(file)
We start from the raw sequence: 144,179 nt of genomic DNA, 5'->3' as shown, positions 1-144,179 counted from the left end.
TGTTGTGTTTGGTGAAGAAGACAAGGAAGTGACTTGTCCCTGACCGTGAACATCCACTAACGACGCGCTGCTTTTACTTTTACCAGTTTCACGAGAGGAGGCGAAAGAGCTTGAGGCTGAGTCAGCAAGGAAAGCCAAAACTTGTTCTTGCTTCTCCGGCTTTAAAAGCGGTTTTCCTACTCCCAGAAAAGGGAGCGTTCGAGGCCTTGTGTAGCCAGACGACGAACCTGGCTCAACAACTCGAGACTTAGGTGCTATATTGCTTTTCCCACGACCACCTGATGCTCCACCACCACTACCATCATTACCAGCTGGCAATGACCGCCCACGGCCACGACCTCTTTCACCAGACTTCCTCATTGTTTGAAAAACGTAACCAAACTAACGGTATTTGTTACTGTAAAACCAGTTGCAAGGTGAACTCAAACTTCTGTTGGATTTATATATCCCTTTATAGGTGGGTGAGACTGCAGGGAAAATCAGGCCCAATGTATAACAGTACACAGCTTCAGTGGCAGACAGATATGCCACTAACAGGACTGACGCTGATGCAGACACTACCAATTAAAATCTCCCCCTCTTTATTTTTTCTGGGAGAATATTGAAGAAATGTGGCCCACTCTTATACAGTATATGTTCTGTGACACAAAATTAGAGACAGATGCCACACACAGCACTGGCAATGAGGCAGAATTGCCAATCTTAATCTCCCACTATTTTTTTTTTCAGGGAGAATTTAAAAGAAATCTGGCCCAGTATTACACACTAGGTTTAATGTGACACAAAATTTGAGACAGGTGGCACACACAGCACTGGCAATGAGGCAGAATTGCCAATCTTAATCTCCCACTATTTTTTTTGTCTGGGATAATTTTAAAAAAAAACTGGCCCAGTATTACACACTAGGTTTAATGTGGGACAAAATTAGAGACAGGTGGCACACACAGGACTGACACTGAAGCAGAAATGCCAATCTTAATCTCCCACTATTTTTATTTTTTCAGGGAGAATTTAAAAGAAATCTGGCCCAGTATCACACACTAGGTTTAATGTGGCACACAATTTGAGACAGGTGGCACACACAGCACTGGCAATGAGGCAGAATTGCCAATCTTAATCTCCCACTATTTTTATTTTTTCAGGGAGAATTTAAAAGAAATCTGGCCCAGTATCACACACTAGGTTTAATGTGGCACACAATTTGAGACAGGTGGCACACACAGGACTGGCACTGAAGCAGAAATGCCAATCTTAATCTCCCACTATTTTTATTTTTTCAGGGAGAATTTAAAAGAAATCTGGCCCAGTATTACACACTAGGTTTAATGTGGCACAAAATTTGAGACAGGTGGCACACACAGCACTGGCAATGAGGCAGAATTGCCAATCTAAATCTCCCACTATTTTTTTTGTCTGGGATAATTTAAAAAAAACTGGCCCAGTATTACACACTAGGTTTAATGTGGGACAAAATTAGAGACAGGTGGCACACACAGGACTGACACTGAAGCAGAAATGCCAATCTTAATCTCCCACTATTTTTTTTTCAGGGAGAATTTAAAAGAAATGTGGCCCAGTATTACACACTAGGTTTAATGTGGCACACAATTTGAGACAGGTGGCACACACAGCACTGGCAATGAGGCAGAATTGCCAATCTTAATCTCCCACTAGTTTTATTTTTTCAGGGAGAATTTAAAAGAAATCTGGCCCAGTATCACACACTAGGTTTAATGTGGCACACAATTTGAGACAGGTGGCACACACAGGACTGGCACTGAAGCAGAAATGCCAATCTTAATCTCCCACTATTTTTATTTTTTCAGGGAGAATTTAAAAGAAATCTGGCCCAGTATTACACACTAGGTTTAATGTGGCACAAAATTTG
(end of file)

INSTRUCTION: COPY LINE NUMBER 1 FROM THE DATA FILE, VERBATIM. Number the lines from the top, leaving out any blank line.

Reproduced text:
We start from the raw sequence: 144,179 nt of genomic DNA, 5'->3' as shown, positions 1-144,179 counted from the left end.